A Guide to the Texas Speakers Oral History Collection, 1992, 2004-2006
In November 2003, in cooperation with Speaker Tom Craddick and his wife Mrs. Nadine Craddick, the Center for American History at the University of Texas at Austin launched "A Speaker from Its Own Members: A Project Documenting the History of the Speakers of the Texas House of Representatives." From its inception to April 2005, Center for American History historians Dr. Patrick Cox and Dr. Michael Phillips have interviewed Speaker Craddick and nine former Texas House speakers.
The speaker of the Texas House, along with the governor and the lieutenant governor, ranks among the three most powerful officeholders in Texas politics, yet speakers have enjoyed relatively limited visibility. Few Texans are fully aware of the office's significance. As documented in these interviews, the powers of Texas House speakers expanded greatly following the expansion of the Texas economy in the aftermath of World War II. In this time, speakers began to shape the state’s budget, its tax policies and the quality of Texas public schools and universities.
The era covered by the project, beginning in 1951, marks a particularly dramatic time in Texas history. In this period, speakers reacted to the Brown v. Board of Education decision and the subsequent desegregation of Texas public schools. Speakers responded to the rise of the space industry and other modern technologies that transformed the economy of Texas. Speakers dealt with the state's explosive population growth following World War II even as they coped with a more complex economy and a rising demand for government services in education, transportation and health care.
Speakers rose and fell with the rising fortunes of conservative and liberal factions within the Texas Democratic Party and with the ascendancy of the state Republican Party, culminating in the GOP's eventual capture of the state government in the 2000 elections. They also struggled with the Sharpstown political scandal, subsequent attempts to limit the power of the speaker's office, the failed effort to rewrite the state Constitution in the 1970s, and the dramatic growth in the power and influence of the Speaker in the modern era. Readers and researchers will learn not only how modern Texas was created in the mid-twentieth century, but also the motives, reactions, celebrations, regrets and fears of those most involved in the state’s tumultuous political upheavals in the last half century.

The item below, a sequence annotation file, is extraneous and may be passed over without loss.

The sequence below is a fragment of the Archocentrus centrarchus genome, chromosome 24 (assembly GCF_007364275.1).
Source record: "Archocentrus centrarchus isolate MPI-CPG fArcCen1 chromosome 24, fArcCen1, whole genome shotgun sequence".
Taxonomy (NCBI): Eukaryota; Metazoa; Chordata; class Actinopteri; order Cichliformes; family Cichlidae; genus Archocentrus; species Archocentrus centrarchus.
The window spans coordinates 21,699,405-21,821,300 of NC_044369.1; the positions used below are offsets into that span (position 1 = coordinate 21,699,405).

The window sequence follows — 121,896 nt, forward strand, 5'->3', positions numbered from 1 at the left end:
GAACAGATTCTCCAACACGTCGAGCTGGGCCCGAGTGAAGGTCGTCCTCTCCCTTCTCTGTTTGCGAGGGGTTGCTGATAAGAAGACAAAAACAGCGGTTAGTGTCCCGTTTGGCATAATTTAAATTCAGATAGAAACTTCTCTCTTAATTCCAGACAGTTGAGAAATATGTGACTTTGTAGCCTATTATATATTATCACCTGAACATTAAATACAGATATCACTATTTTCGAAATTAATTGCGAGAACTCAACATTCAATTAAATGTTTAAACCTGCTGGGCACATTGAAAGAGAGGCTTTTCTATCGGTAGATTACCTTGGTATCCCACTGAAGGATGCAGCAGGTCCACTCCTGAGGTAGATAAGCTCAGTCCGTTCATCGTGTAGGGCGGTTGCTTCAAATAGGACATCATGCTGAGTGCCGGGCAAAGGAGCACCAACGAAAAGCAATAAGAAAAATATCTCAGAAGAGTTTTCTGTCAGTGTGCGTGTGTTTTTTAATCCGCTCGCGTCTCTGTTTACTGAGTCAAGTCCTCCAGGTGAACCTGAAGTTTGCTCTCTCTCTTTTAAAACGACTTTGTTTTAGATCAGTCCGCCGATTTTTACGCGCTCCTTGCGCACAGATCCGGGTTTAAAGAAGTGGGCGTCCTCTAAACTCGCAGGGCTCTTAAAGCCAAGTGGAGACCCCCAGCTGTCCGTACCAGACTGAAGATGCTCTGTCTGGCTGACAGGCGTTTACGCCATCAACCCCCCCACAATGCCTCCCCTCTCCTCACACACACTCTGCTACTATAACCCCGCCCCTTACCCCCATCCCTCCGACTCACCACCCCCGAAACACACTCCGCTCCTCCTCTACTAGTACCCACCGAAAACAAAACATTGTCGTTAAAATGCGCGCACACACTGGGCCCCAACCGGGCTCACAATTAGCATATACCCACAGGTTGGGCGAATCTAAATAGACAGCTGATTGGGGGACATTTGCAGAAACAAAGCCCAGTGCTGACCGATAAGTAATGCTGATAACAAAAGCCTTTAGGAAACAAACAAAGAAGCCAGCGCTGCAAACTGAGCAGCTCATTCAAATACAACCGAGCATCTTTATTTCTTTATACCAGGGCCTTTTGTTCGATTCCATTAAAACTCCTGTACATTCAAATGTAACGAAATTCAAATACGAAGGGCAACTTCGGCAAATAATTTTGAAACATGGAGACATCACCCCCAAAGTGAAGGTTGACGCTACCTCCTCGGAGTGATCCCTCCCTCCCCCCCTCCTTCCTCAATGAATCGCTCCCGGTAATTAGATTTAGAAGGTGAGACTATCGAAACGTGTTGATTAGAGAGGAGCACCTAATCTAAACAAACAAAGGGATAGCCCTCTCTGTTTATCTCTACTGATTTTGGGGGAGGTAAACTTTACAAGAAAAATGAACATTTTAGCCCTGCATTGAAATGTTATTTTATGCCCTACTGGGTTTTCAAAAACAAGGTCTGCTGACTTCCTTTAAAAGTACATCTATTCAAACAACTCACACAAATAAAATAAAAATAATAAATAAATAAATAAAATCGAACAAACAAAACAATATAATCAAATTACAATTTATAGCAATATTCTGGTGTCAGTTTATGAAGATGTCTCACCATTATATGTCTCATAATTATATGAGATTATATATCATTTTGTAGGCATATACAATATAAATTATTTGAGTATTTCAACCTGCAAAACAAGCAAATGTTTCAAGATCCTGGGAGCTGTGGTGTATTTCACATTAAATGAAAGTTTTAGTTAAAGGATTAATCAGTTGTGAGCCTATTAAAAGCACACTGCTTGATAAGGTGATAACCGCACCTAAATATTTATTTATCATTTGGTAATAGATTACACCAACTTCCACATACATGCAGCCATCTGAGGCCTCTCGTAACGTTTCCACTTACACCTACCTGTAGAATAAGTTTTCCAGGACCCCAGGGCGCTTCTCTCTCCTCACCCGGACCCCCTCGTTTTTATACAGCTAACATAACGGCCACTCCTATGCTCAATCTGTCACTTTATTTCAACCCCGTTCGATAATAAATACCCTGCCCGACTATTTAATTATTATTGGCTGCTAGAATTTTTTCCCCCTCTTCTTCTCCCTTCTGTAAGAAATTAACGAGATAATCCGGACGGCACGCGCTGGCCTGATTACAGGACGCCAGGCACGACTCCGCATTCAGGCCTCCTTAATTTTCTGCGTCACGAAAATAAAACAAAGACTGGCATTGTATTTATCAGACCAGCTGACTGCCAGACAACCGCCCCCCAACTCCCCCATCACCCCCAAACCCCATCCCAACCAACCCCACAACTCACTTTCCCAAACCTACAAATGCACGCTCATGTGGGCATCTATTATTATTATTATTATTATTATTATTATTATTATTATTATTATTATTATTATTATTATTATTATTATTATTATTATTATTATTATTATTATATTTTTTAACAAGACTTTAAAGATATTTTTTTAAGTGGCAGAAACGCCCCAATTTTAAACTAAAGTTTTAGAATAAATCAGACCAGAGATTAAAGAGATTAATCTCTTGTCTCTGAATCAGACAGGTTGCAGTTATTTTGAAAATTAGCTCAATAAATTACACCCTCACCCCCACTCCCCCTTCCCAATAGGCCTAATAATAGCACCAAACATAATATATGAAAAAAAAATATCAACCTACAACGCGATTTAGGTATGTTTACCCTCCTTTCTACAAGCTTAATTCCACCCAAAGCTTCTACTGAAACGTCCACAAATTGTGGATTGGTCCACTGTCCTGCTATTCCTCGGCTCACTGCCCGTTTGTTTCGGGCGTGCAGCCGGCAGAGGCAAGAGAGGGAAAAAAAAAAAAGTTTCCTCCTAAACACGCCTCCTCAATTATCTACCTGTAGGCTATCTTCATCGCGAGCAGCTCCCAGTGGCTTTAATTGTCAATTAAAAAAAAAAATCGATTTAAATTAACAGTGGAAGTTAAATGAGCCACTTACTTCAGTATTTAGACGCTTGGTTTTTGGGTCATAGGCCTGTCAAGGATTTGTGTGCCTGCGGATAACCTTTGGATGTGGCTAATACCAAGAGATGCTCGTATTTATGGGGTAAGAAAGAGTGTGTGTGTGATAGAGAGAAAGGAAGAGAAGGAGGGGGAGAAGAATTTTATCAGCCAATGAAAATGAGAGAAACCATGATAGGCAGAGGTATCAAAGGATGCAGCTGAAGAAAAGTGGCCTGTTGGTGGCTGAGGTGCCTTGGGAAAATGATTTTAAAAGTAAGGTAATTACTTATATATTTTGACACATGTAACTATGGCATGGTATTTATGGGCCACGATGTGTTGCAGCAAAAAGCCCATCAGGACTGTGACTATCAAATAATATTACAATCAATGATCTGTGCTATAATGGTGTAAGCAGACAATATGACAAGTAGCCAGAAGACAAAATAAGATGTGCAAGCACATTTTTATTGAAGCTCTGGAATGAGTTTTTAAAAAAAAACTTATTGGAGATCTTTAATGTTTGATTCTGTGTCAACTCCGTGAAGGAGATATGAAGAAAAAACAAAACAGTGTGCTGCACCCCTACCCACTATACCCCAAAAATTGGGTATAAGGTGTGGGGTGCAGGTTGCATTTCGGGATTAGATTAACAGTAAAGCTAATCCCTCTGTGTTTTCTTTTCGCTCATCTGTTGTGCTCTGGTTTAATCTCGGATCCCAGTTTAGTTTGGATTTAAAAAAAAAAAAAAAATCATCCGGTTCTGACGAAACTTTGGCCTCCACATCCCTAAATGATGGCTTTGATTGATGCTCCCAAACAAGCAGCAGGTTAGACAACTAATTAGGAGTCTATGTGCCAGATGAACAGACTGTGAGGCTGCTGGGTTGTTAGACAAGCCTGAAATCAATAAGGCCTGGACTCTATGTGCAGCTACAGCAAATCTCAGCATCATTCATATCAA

The collection contains interviews, cassette tapes and transcripts, with Reuben Senterfitt, Jim T. Lindsey, James "Jimmy" Turman, Ben Barnes, Gus Mutscher, Rayford Price, Bill Clayton, Gibson D. "Gib" Lewis, and Pete Laney. In addition, Nadine Craddick, wife of Tom Craddick, as well as Pat Senterfitt, Joanie Turman and Nelda Laney were interviewed for this series. Additional interviews include Jan Tunnell, wife of the late former House Speaker Byron Tunnell, and Dr. David Carr, son of the later former House Speaker and state Attorney General Waggoner Carr, as part of this series. Further interviews were conducted with Bo Byers, Sam Kinch, Jr., Dave McNeely, and John Moritz, veterans of the Capitol press corps. Alice Turley and Doug Young of the State Preservation Board were interviewed regarding the history of the speaker's official residence in the Capitol and preservation efforts at the Capitol since a devastating fire there in 1983. Furthermore, the collection contains additional material, such as news clippings and printed materials. Interview transcripts not yet available are marked on the inventory.
This collection is open for research use.
Texas Speakers Oral History Collection, 1992, 2004-2006, Dolph Briscoe Center for American History, The University of Texas at Austin.
Detailed Description of the Papers